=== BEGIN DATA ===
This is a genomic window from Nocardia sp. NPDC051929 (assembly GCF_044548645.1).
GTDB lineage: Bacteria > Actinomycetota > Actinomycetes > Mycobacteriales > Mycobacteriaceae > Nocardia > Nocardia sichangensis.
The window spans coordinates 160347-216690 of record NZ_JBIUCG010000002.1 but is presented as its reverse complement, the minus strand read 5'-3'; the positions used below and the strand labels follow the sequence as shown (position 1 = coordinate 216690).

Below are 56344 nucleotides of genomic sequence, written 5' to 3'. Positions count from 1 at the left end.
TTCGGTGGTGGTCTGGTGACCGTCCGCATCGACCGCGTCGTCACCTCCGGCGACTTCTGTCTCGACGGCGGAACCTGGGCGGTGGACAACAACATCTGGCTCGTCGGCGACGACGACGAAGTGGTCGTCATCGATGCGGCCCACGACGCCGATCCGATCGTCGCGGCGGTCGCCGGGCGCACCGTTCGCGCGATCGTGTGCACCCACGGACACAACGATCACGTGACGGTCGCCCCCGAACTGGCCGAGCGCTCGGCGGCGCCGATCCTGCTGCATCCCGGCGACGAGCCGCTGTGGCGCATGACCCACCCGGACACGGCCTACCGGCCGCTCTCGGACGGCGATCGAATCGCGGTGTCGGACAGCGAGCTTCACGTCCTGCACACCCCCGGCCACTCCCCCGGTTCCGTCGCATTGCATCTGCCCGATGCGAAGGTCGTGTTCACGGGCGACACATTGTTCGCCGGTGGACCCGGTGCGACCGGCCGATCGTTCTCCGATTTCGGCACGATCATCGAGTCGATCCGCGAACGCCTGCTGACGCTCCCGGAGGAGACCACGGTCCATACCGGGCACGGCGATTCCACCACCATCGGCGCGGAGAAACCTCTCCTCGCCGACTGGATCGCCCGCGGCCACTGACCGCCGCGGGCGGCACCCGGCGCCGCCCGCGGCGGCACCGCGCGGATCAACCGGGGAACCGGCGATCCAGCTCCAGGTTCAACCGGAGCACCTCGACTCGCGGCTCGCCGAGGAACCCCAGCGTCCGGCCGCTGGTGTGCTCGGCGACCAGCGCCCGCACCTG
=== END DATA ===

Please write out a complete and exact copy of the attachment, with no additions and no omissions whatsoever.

This is a genomic window from Nocardia sp. NPDC051929 (assembly GCF_044548645.1).
GTDB lineage: Bacteria > Actinomycetota > Actinomycetes > Mycobacteriales > Mycobacteriaceae > Nocardia > Nocardia sichangensis.
The window spans coordinates 160347-216690 of record NZ_JBIUCG010000002.1 but is presented as its reverse complement, the minus strand read 5'-3'; the positions used below and the strand labels follow the sequence as shown (position 1 = coordinate 216690).

Below are 56344 nucleotides of genomic sequence, written 5' to 3'. Positions count from 1 at the left end.
TTCGGTGGTGGTCTGGTGACCGTCCGCATCGACCGCGTCGTCACCTCCGGCGACTTCTGTCTCGACGGCGGAACCTGGGCGGTGGACAACAACATCTGGCTCGTCGGCGACGACGACGAAGTGGTCGTCATCGATGCGGCCCACGACGCCGATCCGATCGTCGCGGCGGTCGCCGGGCGCACCGTTCGCGCGATCGTGTGCACCCACGGACACAACGATCACGTGACGGTCGCCCCCGAACTGGCCGAGCGCTCGGCGGCGCCGATCCTGCTGCATCCCGGCGACGAGCCGCTGTGGCGCATGACCCACCCGGACACGGCCTACCGGCCGCTCTCGGACGGCGATCGAATCGCGGTGTCGGACAGCGAGCTTCACGTCCTGCACACCCCCGGCCACTCCCCCGGTTCCGTCGCATTGCATCTGCCCGATGCGAAGGTCGTGTTCACGGGCGACACATTGTTCGCCGGTGGACCCGGTGCGACCGGCCGATCGTTCTCCGATTTCGGCACGATCATCGAGTCGATCCGCGAACGCCTGCTGACGCTCCCGGAGGAGACCACGGTCCATACCGGGCACGGCGATTCCACCACCATCGGCGCGGAGAAACCTCTCCTCGCCGACTGGATCGCCCGCGGCCACTGACCGCCGCGGGCGGCACCCGGCGCCGCCCGCGGCGGCACCGCGCGGATCAACCGGGGAACCGGCGATCCAGCTCCAGGTTCAACCGGAGCACCTCGACTCGCGGCTCGCCGAGGAACCCCAGCGTCCGGCCGCTGGTGTGCTCGGCGACCAGCGCCCGCACCTG